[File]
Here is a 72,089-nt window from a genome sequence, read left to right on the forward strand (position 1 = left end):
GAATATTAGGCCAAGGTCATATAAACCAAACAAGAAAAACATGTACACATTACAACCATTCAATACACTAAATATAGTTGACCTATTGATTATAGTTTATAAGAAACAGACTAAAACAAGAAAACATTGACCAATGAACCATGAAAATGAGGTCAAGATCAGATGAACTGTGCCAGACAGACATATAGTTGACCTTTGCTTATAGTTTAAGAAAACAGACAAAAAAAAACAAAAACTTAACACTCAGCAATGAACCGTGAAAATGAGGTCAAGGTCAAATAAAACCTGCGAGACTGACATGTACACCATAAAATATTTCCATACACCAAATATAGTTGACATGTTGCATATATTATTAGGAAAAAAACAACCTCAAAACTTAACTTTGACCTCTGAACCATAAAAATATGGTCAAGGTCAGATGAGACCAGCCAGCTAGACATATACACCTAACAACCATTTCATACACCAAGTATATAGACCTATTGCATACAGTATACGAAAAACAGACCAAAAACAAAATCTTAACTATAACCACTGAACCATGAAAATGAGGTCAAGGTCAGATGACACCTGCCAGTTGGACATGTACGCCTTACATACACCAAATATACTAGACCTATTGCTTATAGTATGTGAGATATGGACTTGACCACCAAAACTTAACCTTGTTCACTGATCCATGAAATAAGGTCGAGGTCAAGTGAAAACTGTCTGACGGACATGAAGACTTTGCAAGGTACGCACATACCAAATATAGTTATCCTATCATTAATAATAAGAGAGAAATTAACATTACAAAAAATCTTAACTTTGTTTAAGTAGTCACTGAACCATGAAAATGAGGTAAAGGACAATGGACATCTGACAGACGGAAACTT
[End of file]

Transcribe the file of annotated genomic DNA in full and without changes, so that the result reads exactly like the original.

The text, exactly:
Here is a 72,089-nt window from a genome sequence, read left to right on the forward strand (position 1 = left end):
GAATATTAGGCCAAGGTCATATAAACCAAACAAGAAAAACATGTACACATTACAACCATTCAATACACTAAATATAGTTGACCTATTGATTATAGTTTATAAGAAACAGACTAAAACAAGAAAACATTGACCAATGAACCATGAAAATGAGGTCAAGATCAGATGAACTGTGCCAGACAGACATATAGTTGACCTTTGCTTATAGTTTAAGAAAACAGACAAAAAAAAACAAAAACTTAACACTCAGCAATGAACCGTGAAAATGAGGTCAAGGTCAAATAAAACCTGCGAGACTGACATGTACACCATAAAATATTTCCATACACCAAATATAGTTGACATGTTGCATATATTATTAGGAAAAAAACAACCTCAAAACTTAACTTTGACCTCTGAACCATAAAAATATGGTCAAGGTCAGATGAGACCAGCCAGCTAGACATATACACCTAACAACCATTTCATACACCAAGTATATAGACCTATTGCATACAGTATACGAAAAACAGACCAAAAACAAAATCTTAACTATAACCACTGAACCATGAAAATGAGGTCAAGGTCAGATGACACCTGCCAGTTGGACATGTACGCCTTACATACACCAAATATACTAGACCTATTGCTTATAGTATGTGAGATATGGACTTGACCACCAAAACTTAACCTTGTTCACTGATCCATGAAATAAGGTCGAGGTCAAGTGAAAACTGTCTGACGGACATGAAGACTTTGCAAGGTACGCACATACCAAATATAGTTATCCTATCATTAATAATAAGAGAGAAATTAACATTACAAAAAATCTTAACTTTGTTTAAGTAGTCACTGAACCATGAAAATGAGGTAAAGGACAATGGACATCTGACAGACGGAAACTT